The range of the significand (x_{sig}) of a floating point number, 1.f, is 1≦x_{sig} <2. If an odd exponent is forced to be even by decrementing the exponent, (e.g., an odd exponent of 7 is decremented to obtain an even exponent of 6), the range of the significand (1.f) is increased because the significand has to be doubled as a result of decrementing the exponent. Thus, when an odd exponent is forced to be an even exponent, the range of the significand (1.f) becomes 2≦x_{sig} <4. The range of the square root of the adjusted significand (i.e., the significand which was doubled by a left shift of 1 bit) is √2≦√x_{sig} <2. When the exponent is even and an exponent decrement is not required, the range of the significand remains the same, i.e., 1≦sig<2, and 1≦√x_{sig} <√2. The reciprocals of the even and odd roots are shown in FIG. 1. The curve 100 shows that the reciprocal of the significand of even exponents varies between 1 and (1/√2) as (1+f) varies between 1 and 2. Specifically, the even root reciprocals have a value of ##EQU11## For odd exponents, shown in curve 110, the reciprocal of the odd exponent varies between (1/√2) and 0.5 as (1+f) varies between 1 and 2. Specifically, ##EQU12##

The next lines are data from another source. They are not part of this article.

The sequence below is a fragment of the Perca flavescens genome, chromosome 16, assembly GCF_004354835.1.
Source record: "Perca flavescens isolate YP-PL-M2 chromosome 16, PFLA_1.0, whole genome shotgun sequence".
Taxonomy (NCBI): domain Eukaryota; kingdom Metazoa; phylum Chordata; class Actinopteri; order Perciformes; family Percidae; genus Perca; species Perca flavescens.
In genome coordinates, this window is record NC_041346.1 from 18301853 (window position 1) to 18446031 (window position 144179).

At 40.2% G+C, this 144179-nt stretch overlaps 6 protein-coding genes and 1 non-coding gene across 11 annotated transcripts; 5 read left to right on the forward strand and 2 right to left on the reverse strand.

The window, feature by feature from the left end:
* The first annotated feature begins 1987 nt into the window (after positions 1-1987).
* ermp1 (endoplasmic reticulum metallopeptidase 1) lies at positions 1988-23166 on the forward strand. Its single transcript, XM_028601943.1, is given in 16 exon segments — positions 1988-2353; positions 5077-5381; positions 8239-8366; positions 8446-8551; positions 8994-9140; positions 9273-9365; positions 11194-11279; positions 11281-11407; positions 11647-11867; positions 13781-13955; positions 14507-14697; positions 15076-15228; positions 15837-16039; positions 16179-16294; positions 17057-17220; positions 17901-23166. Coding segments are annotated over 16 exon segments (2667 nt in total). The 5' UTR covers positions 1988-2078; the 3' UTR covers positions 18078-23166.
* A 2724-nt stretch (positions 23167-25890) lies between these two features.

The valid range of exponents in IEEE 754 single precision is 1 to 254. An exponent value of 0 is DNORM (denormalized number) and 255 is infinity or NAN (not a number). The range of predicted exponents of a reciprocal of a square root is thus (190E/2). The largest predicted exponent value is 1901/2 (when E=1)≈190. The smallest predicted exponent value is 190254/2=190127=63. Thus, there is no restriction on exponent range other than the restriction on E being equal to 0 or 255.